Forbes posted an article last week that revisits the debate over what to call those of us who are of a certain age. Writer Howard Gleckman reviewed some of the euphemisms that have been used over the years. The point seemed to be about avoiding the stigma of negative aging stereotypes.
Some terms—like senior citizens, seniors, the elderly, elders, and retirees—have been rejected by many baby boomers. In light of that, AARP switched from its full name, the American Association for Retired Persons, to the acronym. (Distancing from terms now held in disdain can also be seen in KFC dropping its full name, Kentucky Fried Chicken.)
People who are getting old don’t like words that remind them of the fact. I ran into this issue while doing research for my dissertation on spirituality and aging. The women I interviewed, all over 60, strongly resisted the use of certain terms like old, but they couldn’t agree on what term should be used instead.
The hunt continues for new terminology to identify the old. One that I’ve run across is gerontos, which doesn’t make sense, given that many people don’t know what is meant by gerontology. Besides, it sounds ugly and that defies the whole point, right?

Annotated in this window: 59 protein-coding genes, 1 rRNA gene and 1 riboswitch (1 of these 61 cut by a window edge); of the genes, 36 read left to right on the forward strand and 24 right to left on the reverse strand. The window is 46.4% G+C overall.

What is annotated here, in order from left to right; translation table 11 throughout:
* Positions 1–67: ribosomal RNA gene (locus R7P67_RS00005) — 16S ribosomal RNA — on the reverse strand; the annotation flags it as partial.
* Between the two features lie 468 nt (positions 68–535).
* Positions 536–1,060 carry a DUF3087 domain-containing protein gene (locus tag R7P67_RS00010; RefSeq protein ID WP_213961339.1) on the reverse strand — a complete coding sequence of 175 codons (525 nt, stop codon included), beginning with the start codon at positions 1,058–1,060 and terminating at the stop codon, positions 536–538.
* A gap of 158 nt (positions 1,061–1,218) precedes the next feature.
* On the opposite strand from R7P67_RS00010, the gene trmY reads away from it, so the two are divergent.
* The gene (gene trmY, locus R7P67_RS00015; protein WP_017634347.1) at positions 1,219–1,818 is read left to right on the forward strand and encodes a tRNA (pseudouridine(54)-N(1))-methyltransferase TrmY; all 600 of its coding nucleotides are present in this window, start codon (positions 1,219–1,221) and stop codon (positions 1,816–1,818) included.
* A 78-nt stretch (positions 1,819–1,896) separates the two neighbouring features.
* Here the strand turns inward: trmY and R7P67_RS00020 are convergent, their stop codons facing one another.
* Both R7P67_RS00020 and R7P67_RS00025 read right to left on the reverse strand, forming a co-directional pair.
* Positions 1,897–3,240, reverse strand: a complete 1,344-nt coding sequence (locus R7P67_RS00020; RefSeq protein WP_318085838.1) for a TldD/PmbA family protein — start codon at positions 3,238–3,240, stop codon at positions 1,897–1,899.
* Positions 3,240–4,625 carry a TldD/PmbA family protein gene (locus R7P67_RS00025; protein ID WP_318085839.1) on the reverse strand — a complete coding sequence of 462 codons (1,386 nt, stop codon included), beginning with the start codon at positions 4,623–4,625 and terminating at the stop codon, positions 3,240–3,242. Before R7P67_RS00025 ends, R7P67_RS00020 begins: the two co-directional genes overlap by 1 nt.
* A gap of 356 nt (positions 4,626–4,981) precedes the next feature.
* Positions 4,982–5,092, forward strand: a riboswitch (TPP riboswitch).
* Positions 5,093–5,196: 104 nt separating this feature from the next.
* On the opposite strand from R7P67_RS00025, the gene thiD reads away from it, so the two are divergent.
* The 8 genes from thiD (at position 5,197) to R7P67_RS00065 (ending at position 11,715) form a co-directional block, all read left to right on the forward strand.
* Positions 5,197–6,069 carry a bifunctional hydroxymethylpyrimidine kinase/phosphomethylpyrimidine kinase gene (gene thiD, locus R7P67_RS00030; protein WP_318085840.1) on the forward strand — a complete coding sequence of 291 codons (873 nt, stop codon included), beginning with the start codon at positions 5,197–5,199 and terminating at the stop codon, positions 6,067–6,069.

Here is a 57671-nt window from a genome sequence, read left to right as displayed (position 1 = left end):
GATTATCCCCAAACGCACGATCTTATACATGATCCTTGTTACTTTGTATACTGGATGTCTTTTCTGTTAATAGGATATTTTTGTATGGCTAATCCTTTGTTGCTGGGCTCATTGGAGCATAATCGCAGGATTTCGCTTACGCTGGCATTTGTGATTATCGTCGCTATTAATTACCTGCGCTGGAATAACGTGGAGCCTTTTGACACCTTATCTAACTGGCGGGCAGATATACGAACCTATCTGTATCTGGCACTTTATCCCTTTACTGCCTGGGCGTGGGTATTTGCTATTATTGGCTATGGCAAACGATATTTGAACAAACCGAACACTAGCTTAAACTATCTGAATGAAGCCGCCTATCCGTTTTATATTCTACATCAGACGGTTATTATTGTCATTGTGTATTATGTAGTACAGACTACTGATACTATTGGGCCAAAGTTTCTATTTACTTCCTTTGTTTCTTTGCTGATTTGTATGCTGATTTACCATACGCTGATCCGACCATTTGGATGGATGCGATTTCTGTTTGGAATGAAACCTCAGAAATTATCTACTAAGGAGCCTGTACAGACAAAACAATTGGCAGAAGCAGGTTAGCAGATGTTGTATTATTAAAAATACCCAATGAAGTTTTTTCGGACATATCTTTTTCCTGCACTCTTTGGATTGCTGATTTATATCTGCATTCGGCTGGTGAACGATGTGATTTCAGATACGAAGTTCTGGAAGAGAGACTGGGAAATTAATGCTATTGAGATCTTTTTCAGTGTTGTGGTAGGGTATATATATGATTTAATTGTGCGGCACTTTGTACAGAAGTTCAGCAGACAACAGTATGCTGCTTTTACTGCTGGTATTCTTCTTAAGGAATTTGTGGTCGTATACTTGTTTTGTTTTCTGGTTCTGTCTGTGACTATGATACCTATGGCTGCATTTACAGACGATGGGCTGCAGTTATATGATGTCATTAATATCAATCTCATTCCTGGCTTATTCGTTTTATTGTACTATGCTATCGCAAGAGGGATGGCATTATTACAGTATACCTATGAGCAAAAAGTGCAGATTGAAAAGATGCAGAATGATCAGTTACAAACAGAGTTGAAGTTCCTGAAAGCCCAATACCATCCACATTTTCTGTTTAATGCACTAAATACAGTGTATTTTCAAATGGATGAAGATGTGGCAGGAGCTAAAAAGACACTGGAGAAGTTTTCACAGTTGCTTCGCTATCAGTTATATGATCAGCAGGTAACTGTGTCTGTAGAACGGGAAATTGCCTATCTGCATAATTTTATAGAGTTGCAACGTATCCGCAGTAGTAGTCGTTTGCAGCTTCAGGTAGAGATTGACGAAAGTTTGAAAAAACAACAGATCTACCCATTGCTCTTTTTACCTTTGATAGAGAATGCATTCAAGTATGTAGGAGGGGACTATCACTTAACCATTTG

Another term I’ve seen was proposed by anti-ageism advocate Ashton Applewhite, olders. Not sure that one has legs. Gleckman discussed perennials, which suggests that as we continue to grow and age, we blossom over and over. I like the imagery of that. Carstensen, the founding director of the Stanford Center on Longevity, says she likes the term because with it we can “shift away from fear of growing old and toward embracing living long.”
But Gleckman doesn’t like referring to aging that way. Focusing on continuous growth means ignoring the times of serious challenges. “We may live relatively healthy and active lives into our 80s, but many of us will face a period of a year or more when we will be frail,” he notes.
Still, given that the majority of people and the majority of later years still hold the promise of further development and growth, many experts maintain that we need an optimistic term to remind people that aging is so much more than frailty and decline.
So here we are. Just as normal-sized women struggled to move from fat to plus sized to curvy, older adults are having to wrestle with developing new language to shed a more positive light on aging. In 1998, Lauren Hill wrote a song for Aretha Franklin, “A Rose is Still a Rose.” By whatever name we give it, aging is still aging—a multifaceted experience rich with opportunities to grow. Until the perfect new term comes along, I will be grateful for being able to experience growing old.